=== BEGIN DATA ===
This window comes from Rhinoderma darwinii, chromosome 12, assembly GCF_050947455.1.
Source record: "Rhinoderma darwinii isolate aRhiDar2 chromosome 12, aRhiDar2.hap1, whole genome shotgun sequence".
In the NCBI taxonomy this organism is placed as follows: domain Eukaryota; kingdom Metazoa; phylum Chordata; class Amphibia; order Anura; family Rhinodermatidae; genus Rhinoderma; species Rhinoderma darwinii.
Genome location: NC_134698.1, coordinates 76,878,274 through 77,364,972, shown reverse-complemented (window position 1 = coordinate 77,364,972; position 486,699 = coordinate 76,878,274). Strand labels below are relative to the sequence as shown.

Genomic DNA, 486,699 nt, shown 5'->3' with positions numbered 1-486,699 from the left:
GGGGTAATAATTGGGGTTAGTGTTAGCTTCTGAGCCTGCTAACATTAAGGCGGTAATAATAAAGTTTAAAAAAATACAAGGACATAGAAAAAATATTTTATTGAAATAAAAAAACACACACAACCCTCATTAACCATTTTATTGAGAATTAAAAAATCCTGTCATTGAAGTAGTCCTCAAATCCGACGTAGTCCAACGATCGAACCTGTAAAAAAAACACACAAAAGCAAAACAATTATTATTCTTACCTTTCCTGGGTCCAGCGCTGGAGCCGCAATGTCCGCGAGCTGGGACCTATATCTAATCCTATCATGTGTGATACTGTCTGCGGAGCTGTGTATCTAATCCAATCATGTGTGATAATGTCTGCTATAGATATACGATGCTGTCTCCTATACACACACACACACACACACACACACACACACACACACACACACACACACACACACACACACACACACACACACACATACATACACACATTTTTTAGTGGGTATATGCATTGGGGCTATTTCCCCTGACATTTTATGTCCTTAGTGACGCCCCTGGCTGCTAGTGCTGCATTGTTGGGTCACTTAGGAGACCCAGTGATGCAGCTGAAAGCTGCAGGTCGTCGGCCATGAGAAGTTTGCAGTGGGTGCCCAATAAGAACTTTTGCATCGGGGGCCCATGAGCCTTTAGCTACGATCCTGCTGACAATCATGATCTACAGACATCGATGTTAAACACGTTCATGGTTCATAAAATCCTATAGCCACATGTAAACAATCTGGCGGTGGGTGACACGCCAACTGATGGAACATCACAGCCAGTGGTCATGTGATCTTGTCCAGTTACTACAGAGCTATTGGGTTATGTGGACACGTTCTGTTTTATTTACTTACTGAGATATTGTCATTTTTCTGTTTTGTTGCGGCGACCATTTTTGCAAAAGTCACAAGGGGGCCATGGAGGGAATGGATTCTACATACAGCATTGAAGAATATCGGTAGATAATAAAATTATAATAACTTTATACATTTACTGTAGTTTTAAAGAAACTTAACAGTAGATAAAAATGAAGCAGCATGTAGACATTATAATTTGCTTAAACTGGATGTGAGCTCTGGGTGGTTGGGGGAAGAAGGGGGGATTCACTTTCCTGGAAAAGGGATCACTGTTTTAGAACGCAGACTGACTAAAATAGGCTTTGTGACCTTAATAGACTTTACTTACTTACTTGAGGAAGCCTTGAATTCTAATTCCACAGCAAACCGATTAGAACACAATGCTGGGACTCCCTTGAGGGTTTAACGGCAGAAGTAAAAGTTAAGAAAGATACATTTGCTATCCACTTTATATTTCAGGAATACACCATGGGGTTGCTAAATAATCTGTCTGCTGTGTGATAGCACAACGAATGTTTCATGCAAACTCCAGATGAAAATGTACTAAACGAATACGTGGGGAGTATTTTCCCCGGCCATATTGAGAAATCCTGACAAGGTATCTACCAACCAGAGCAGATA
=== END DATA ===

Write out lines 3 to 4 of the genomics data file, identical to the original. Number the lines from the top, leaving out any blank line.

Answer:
In the NCBI taxonomy this organism is placed as follows: domain Eukaryota; kingdom Metazoa; phylum Chordata; class Amphibia; order Anura; family Rhinodermatidae; genus Rhinoderma; species Rhinoderma darwinii.
Genome location: NC_134698.1, coordinates 76,878,274 through 77,364,972, shown reverse-complemented (window position 1 = coordinate 77,364,972; position 486,699 = coordinate 76,878,274). Strand labels below are relative to the sequence as shown.